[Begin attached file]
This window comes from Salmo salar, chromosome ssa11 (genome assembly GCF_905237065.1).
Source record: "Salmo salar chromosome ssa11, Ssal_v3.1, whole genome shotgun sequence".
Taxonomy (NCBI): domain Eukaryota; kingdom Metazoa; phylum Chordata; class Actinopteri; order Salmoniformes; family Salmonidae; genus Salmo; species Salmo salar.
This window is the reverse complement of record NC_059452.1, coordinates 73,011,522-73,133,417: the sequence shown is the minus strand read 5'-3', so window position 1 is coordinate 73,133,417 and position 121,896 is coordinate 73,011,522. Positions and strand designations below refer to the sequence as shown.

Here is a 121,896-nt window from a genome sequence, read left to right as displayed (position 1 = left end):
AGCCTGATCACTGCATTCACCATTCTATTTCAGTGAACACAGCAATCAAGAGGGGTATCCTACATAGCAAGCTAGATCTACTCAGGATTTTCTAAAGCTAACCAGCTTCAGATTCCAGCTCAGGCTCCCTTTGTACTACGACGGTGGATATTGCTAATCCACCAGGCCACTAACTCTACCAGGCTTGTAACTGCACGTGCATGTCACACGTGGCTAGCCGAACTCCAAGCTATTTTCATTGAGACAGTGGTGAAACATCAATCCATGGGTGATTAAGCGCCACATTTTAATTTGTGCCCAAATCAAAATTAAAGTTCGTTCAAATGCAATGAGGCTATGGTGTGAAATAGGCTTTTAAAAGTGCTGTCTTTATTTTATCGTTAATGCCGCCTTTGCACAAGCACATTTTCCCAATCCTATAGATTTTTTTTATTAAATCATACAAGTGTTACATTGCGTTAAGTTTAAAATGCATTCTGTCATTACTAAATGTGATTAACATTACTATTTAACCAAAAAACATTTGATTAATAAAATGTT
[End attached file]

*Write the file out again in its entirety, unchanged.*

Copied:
This window comes from Salmo salar, chromosome ssa11 (genome assembly GCF_905237065.1).
Source record: "Salmo salar chromosome ssa11, Ssal_v3.1, whole genome shotgun sequence".
Taxonomy (NCBI): domain Eukaryota; kingdom Metazoa; phylum Chordata; class Actinopteri; order Salmoniformes; family Salmonidae; genus Salmo; species Salmo salar.
This window is the reverse complement of record NC_059452.1, coordinates 73,011,522-73,133,417: the sequence shown is the minus strand read 5'-3', so window position 1 is coordinate 73,133,417 and position 121,896 is coordinate 73,011,522. Positions and strand designations below refer to the sequence as shown.

Here is a 121,896-nt window from a genome sequence, read left to right as displayed (position 1 = left end):
AGCCTGATCACTGCATTCACCATTCTATTTCAGTGAACACAGCAATCAAGAGGGGTATCCTACATAGCAAGCTAGATCTACTCAGGATTTTCTAAAGCTAACCAGCTTCAGATTCCAGCTCAGGCTCCCTTTGTACTACGACGGTGGATATTGCTAATCCACCAGGCCACTAACTCTACCAGGCTTGTAACTGCACGTGCATGTCACACGTGGCTAGCCGAACTCCAAGCTATTTTCATTGAGACAGTGGTGAAACATCAATCCATGGGTGATTAAGCGCCACATTTTAATTTGTGCCCAAATCAAAATTAAAGTTCGTTCAAATGCAATGAGGCTATGGTGTGAAATAGGCTTTTAAAAGTGCTGTCTTTATTTTATCGTTAATGCCGCCTTTGCACAAGCACATTTTCCCAATCCTATAGATTTTTTTTATTAAATCATACAAGTGTTACATTGCGTTAAGTTTAAAATGCATTCTGTCATTACTAAATGTGATTAACATTACTATTTAACCAAAAAACATTTGATTAATAAAATGTT